In recent years, the private, commercial, industrial, and institutional sectors, as well as the public at large have become increasingly concerned about the potential health risks of mould.
Because of the media’s coverage of the possible health risks of mould in schools, courthouses, homes, and other public and private buildings, and the associated legal issues and insurance claims, mould has become a very hot topic.
This has placed increased pressures on building managers, safety committees, directors, contractors, consultants and owners to properly assess the effects of mould and to implement proper prevention, clean-up and remediation practices and procedures.
The scientifi c and public health communities agree that indoor mould contamination is a health issue for some individuals, and therefore mould growth should be removed. At the same time, both communities agree that it is presently impossible to establish safe mould exposure thresholds.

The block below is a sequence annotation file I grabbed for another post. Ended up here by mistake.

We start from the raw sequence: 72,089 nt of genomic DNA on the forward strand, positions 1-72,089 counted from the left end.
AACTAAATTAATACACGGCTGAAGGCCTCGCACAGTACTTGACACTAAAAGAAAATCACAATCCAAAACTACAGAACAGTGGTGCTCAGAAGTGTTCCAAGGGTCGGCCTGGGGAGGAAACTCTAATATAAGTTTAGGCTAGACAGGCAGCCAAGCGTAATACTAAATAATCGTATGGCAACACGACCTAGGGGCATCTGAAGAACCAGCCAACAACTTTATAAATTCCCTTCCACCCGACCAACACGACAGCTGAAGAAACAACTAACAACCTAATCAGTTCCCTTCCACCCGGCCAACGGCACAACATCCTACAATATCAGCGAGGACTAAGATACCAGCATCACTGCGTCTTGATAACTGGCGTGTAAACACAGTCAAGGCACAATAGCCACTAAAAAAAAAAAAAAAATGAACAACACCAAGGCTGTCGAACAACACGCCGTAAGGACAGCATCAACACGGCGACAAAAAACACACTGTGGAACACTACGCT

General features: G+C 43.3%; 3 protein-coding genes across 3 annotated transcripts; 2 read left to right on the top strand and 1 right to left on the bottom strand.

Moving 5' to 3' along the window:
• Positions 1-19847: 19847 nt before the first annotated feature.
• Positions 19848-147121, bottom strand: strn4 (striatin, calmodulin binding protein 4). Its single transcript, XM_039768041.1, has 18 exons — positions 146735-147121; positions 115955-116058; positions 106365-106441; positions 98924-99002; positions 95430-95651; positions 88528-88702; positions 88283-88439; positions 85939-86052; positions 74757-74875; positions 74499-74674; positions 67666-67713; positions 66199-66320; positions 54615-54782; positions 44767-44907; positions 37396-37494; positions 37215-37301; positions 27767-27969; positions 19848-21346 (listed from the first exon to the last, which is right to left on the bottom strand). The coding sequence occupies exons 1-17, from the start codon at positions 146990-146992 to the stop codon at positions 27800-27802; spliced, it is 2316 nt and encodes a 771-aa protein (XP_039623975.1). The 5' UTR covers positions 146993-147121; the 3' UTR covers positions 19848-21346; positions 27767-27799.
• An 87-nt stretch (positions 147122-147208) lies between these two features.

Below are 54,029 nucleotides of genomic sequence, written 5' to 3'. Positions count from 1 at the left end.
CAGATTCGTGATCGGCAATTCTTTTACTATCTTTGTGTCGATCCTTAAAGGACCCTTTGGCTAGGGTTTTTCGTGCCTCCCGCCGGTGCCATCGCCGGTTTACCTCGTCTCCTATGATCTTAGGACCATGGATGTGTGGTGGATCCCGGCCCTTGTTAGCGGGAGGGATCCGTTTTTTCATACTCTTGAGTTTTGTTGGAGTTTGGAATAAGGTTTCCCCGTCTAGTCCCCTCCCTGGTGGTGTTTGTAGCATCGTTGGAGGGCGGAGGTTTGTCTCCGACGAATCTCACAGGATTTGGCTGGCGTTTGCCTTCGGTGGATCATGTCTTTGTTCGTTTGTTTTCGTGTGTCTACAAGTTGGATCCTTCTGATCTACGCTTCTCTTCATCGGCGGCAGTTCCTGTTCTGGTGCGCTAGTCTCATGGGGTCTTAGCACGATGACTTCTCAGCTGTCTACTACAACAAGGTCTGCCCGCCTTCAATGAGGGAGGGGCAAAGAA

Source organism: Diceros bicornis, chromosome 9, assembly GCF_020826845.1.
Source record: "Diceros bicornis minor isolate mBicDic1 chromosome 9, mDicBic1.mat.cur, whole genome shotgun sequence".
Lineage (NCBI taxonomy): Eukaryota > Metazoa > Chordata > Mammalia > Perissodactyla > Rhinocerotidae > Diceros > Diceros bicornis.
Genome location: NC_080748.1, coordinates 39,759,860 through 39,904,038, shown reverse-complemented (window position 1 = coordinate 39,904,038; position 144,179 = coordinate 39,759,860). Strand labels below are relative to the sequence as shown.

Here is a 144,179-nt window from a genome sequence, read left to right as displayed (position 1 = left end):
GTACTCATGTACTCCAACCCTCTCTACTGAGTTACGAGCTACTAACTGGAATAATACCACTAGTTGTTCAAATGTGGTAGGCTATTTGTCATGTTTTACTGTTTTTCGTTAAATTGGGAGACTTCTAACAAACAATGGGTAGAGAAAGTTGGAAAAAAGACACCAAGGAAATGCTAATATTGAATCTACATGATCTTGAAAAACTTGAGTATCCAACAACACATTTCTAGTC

Incurring mould growth during construction can have a negative effect on scheduling, costs, client relations and occupancy.
In order to minimize mould growth and associated health risks, all aspects of a construction project should be reviewed. This includes the design, specifi cations, material selection and handling, construction work practices, scheduling, operations and maintenance.
Minimizing water intrusion during construction and developing a proactive plan to effectively deal with wet
construction materials are also important considerations.
As construction professionals, understanding mould related issues is vital to achieving successful projects and minimizing associated liabilities.